Swales aren’t often found in backyards, and water systems are the backbone of a permaculture design, so the Permaculture Sydney North Gardening Team jumped at the opportunity to take on a swale project in a lush Turramurra backyard, just around the corner from the APC9 venue.
Turramurra has the highest rainfall in Sydney with averages of around 1300mm a year, and issues such as flooding and erosion are common in lower areas of the catchments. The traditional approach to urban storm water has been to treat it as a problem, and to our detriment our cities have largely been designed to collect and dispose of rainfall as quickly as possible. City watercourses are being battered by dramatic and damaging flow patterns that would not have existed before hard surfaces and drainage systems were put in place. We are also wasting a hell of a lot of water.
Local government often approaches the problem with end-of-pipe solutions such as preserving riparian vegetation and stabilising channels with weirs, logs or concrete ‘realignments’. Water sensitive urban design is starting to be considered by councils, but this usually focuses on public or industrial areas, and will often prescribe expensive engineering structures that are out of reach of most home owners.
The Permaculture approach is tackle the problem at its source by slowing the water down and putting it to good use, and keeping it on site as much as possible. Swales are a low cost way to recharge aquifers, grow food forests that are largely self watering, reduce erosion and water pollution, and restore downstream aquatic ecosystems to natural flow patterns.
The Turramurra project was a great example of what can be achieved with a group of permie enthusiasts and a few basic bits of equipment. The site had a gently sloping gradient and potential water inputs from a rainwater tank overflow and laundry greywater. The swales will enable the water and nutrients to be passively spread across the yard on contour to water the food forest, rather than straight down the hill and off the site.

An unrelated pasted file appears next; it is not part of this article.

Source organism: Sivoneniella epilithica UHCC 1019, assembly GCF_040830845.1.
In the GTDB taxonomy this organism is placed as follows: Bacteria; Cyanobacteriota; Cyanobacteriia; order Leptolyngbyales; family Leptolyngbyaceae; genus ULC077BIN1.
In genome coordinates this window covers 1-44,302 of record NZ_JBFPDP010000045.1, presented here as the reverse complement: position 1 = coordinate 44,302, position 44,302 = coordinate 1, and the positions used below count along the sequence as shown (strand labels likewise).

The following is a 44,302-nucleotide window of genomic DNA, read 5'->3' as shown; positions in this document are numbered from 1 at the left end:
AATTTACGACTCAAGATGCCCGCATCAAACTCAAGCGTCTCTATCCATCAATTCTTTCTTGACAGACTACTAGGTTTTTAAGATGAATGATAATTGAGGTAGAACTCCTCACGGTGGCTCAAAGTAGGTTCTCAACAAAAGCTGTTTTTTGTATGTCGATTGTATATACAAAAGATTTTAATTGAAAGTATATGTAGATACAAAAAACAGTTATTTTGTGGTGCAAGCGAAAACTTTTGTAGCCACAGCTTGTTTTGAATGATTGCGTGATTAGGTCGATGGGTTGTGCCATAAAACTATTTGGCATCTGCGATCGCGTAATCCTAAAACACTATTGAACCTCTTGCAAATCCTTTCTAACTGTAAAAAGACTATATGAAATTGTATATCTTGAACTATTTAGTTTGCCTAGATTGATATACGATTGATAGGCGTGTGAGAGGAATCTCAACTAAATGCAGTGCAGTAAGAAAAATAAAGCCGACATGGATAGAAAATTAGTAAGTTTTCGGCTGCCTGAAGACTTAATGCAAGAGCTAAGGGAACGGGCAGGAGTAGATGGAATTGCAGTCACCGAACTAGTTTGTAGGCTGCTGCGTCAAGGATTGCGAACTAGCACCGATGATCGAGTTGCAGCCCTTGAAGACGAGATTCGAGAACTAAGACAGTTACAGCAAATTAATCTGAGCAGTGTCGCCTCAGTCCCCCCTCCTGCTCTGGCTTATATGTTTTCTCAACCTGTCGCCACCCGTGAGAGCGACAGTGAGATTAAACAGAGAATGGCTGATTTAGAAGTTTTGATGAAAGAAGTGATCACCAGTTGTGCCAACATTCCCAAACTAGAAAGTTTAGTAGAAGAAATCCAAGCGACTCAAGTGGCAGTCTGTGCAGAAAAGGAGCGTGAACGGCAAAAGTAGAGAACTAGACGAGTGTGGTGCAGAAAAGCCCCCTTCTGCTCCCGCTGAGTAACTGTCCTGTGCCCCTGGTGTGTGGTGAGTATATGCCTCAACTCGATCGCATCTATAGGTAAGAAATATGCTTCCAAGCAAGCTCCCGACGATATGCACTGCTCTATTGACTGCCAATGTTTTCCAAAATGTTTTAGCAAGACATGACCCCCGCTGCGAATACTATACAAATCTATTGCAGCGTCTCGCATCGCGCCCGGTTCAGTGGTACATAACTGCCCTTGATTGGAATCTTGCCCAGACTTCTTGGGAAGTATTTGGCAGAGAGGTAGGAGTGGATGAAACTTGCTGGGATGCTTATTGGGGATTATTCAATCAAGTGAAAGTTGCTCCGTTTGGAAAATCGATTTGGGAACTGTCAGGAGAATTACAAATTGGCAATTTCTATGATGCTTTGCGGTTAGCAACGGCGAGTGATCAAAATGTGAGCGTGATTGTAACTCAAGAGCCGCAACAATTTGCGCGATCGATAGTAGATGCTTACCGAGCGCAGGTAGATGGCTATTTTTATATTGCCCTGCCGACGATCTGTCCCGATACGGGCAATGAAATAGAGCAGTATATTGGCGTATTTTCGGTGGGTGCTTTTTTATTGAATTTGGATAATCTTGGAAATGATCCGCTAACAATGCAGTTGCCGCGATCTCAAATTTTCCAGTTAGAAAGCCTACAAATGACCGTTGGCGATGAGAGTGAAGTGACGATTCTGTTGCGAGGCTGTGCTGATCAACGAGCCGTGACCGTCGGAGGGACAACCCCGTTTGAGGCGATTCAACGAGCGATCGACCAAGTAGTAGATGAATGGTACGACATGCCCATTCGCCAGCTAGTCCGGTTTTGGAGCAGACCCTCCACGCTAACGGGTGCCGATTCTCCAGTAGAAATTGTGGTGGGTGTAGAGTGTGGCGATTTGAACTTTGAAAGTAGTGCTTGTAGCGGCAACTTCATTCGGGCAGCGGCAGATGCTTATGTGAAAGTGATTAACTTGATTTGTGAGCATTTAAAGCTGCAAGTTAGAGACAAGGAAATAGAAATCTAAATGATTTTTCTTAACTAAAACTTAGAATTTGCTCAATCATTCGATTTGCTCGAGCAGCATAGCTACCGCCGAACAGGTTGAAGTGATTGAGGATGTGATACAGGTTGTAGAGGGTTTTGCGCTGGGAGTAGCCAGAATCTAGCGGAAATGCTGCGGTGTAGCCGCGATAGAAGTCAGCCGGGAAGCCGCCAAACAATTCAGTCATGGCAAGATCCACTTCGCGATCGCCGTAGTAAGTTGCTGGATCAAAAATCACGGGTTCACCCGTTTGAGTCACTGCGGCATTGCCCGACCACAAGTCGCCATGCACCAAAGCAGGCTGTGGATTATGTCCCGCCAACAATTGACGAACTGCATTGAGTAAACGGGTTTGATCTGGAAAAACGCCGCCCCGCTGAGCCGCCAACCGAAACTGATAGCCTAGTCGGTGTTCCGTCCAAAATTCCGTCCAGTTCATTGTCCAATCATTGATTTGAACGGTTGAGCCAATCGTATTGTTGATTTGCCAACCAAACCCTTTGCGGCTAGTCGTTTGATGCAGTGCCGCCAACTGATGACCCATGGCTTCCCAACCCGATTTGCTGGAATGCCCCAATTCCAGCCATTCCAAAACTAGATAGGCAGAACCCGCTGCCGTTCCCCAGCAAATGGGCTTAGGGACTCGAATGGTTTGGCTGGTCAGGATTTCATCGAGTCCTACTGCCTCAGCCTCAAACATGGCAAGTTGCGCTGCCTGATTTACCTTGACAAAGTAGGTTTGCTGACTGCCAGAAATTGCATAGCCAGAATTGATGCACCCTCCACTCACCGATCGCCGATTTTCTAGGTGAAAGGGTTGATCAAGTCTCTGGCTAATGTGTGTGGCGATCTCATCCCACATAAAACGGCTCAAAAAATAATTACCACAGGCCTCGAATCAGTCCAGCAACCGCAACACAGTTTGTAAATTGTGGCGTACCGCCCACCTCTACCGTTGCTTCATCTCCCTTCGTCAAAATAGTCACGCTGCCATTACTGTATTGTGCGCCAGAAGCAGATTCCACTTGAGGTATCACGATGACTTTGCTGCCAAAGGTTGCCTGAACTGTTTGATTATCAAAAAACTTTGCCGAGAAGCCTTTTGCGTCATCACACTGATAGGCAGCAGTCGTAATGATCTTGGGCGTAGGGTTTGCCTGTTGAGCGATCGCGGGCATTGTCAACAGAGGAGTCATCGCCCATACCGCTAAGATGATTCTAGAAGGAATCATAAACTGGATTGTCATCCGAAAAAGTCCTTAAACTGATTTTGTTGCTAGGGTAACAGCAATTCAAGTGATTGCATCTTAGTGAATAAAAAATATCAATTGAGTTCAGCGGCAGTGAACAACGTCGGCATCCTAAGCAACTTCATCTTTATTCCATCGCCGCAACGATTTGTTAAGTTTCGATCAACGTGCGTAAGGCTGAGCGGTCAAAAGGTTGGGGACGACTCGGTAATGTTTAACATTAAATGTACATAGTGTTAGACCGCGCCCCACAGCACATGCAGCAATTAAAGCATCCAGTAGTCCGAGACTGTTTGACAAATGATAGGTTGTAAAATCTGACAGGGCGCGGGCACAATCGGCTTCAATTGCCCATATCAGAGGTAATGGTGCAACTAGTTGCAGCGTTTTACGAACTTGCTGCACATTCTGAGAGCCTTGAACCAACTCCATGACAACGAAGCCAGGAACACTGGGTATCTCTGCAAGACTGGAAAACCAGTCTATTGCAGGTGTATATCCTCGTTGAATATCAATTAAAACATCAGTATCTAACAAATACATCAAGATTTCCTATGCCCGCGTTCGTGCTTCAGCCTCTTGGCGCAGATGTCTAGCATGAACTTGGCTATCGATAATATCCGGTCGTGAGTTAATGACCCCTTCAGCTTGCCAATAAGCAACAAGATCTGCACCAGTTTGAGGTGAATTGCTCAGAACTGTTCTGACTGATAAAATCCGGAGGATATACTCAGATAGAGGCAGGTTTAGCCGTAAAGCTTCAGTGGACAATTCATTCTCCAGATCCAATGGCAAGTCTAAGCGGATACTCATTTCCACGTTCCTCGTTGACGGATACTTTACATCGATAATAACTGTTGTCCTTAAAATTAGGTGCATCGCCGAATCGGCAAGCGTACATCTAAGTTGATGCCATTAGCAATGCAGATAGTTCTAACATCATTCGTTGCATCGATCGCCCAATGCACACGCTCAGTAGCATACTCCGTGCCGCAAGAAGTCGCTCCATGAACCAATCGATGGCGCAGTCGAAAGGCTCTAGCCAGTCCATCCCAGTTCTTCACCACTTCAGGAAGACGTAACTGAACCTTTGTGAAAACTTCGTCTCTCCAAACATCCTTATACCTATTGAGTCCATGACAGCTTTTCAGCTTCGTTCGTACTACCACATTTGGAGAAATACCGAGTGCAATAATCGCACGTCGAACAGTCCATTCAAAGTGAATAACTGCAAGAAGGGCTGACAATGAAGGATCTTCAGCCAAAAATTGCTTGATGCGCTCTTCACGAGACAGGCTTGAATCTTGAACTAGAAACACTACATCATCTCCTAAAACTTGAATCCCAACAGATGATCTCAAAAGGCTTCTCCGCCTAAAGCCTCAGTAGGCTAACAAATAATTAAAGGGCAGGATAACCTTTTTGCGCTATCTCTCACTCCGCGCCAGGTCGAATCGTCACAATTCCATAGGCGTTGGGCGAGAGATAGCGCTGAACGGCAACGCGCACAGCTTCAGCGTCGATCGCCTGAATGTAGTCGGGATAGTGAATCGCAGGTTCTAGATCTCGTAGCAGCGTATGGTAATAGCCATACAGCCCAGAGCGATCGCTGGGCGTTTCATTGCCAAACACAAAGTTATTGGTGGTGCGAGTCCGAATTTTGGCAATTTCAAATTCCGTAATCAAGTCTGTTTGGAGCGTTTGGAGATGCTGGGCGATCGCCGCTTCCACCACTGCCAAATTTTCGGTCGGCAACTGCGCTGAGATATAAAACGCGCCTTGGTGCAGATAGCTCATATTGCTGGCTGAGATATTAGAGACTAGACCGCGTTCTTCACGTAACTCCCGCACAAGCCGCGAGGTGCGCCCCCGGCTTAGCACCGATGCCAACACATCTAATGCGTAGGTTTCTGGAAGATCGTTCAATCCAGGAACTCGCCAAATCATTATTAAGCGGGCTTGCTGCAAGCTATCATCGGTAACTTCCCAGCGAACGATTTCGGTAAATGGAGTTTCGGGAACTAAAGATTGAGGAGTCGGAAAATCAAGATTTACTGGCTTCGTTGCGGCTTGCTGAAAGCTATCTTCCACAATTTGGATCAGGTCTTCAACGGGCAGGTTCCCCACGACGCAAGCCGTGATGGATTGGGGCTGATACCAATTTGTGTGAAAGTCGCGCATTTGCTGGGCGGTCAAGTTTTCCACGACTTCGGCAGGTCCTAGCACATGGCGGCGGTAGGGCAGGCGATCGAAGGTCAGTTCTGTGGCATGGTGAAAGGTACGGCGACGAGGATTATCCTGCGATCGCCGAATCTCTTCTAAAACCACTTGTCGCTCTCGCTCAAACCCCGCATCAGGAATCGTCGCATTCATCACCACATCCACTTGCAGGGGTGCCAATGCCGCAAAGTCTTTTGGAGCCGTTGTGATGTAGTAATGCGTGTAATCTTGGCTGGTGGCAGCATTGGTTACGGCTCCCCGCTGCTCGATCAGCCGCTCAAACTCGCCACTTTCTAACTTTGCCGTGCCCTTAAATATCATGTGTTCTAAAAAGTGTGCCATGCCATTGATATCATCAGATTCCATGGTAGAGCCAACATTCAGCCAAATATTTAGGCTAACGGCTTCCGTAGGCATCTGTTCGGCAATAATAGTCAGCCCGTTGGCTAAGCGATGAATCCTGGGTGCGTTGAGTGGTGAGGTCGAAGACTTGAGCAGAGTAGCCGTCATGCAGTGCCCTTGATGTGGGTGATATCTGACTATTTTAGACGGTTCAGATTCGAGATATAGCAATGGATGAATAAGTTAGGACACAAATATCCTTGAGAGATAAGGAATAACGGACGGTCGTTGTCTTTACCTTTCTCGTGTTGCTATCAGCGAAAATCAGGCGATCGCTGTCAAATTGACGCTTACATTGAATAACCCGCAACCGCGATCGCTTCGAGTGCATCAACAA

The swales were pegged out on contour using high and low tech methods (for practice), including an A-frame with a spirit level on the cross bar, a long tube filled with water, and a dumpee level and staff.
The backyard is inaccessible to machinery, so the swales were dug by hand. As luck would have it, there was quite a bit of rain in the lead up to the big day, and the rich sandy loam was easy to shovel. It took 12 people around 3 hours to finish two 16m swales with troughs 20 cm deep and 1 metre wide. We put a 2m wide level sill in each swale to protect the banks from bursting under big downpours.
Luck was on our side again as we finished compacting the sills – a massive thunder storm erupted and the swales filled up almost to spilling level while we had lunch. Normally a big rain would be a disaster for a gardening team event – but this time it was brilliant because we saw once and for all that the swales were perfectly level. We also saw the massive amount of water that could be captured in swales – and this was without any input from the overflow or greywater. While some of the rain would have fallen directly into the trough, much of this volume would have been surface flows that would ordinarily have trickled over the compacted lawn and off the site.
We finished off the swale banks with lashings of green manure seeds, three bales of lucerne and young acacias spaced 1.5m apart. The acacias are nurse trees to fertilise and shelter the fruit trees as they are planted in to the system.
This project was completed in December 2008. These photos were taken on the day. I will be loading more photos of the system as it develops. For more information on this project or other Permaculture North activities, check out our website www.permaculturenorth.org.au, or contact the Gardening Team on: garden (at) permaculturenorth.org.au .